29. Elysian

I want to give you the same feeling that you get in paradise.

30. Curious

And I never want to stop searching for answers.
Cover Image Credit: Favim

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A College Student's Guide To Self-Care 101

A trend on the rise, self-care is becoming more and more prevalent.

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My social media sites have been exploding with mentions of self-care. Tweets about the concept are ever on the rise and I think it is important to explore the concept. Self-care practices have become increasingly common because people are ever interested in tending to their emotional and physical wellbeing.

Unfortunately, with the popularization of the concept comes misconceptions. Self-care is not strictly about "treating yourself" and face masks. Additionally, it encompasses growth, reflection, and change. So, without further adieu, here are my top ten self-care tips!

1. Learn to be by yourself

This one is harder than people would think at first. Everyone's personality is different and, therefore, their affinity to being alone will differ as well. However, as I mentioned before, self-care is not only about physical practices. It is about eliminating toxicity from your life. This means eliminating bad habits, which is achieved through reflection and acknowledgment of the problematic habituation. Being by yourself allows you to set your own goals for yourself without any influence from outside factors. Additionally, the ability to be by yourself aids in establishing good self-esteem and ensures that the relationships you allow in your life are true and special rather than just to pass time.

2. Accept compliments

I don't know how this became normalized or why, but I despise the fact that girls have been taught to downplay their confidence. If someone offers a compliment, smile and accept it. Positive feelings towards yourself should be integral parts of your thought processes. Additionally, pay yourself compliments. They don't have to be said out loud but appreciate the beauty that is your body. It does so much for you, the least you could do is appreciate it every now and then.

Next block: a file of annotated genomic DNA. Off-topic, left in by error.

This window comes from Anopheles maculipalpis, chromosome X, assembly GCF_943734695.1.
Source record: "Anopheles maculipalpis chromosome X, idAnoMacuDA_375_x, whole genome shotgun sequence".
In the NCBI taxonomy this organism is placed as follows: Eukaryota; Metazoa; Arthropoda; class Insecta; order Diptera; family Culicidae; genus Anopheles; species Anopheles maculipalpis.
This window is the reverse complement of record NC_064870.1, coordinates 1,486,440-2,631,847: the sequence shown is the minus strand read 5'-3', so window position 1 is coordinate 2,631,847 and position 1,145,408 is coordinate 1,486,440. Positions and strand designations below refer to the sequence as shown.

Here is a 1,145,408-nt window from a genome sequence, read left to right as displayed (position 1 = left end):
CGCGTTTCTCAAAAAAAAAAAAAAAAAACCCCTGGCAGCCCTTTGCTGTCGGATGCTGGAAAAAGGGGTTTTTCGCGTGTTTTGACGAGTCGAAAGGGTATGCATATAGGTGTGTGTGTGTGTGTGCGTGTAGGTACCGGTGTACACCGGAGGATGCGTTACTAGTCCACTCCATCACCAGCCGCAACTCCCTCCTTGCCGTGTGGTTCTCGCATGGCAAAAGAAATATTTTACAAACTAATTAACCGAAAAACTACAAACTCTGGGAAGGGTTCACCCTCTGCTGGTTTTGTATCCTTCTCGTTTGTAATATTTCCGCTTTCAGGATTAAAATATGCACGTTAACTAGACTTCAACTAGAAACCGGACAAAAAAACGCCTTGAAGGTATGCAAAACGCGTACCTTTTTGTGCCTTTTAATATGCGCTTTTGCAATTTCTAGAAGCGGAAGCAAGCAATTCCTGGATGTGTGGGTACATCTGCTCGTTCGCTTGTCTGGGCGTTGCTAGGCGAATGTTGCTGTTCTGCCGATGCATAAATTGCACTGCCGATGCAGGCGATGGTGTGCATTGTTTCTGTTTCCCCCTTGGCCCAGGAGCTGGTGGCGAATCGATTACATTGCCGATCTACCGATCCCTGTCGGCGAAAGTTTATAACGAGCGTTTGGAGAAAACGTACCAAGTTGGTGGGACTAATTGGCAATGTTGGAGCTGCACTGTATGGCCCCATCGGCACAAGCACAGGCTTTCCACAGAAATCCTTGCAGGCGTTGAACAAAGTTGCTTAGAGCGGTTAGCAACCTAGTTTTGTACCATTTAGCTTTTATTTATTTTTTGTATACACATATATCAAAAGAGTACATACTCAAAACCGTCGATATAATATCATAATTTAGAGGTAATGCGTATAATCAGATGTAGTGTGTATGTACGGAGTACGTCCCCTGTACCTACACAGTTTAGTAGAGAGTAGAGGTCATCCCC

3. Hold yourself accountable

Like I said earlier, part of self-care is eliminating bad habits. The tendency to attribute one's own failures and shortcomings to external forces is self-serving bias and those with good self-esteem are guilty of it. It may be difficult to balance attribution and self-esteem but in order to achieve growth, you have to acknowledge your own faults. This will allow for clarity and for you to work towards achieving better habits.

4. Don't bottle up your feelings

I am especially guilty of not following this tip. Keeping to yourself may seem like the easier thing to do and, if you are like anything like me, you may hate being seen as an inconvenience. However, I know that if I bottle up for too long, I tend to shut down and then I won't be able to achieve anything. Expressing your feelings is okay. Crying is okay. Anger is okay. Emotion is okay.

5. Try new things

Take a yoga class. Volunteer. Go to a new restaurant. Anything that pushes you out of your comfort zone incubates growth. You don't even have to enjoy everything you do, you just have to try. However, you may also find a new passion because of it.

6. Get some sleep

Don't spend all your time sleeping and lose all motivation to do anything, but make a conscious effort to get sufficient sleep so that all of your days can be as efficient as possible. You will be more energized and your immune system, as well as your physical appearance, will thank you.

7. Don't force yourself to do things you don't like

I know I said to try new things. However, if your best friend loves running and you go with her one day and find out you HATE it, don't force yourself. Find what works for you through trial and error. You will be much happier with your own flow and it keeps you from developing resentment.

8. Learn to say no

All the women in my life are especially guilty of this. We spread ourselves too thin because we can't say no. This goes hand in hand with not forcing yourself to do things that you don't want to do. Saying no doesn't make you a bitch, it makes you strong and lets people know that you know what you want.

9. Say what you mean

Don't sugarcoat things. It will leave you feeling unfulfilled and, quite frankly, it's exhausting trying to tiptoe around what you really mean. Don't be rude or aggressive, rather assertive and straight forward. It will make you a better communicator and will take pressure off of you as well.

10. Finally, treat yourself

I said self care wasn't entirely about that. I didn't say it wasn't necessary.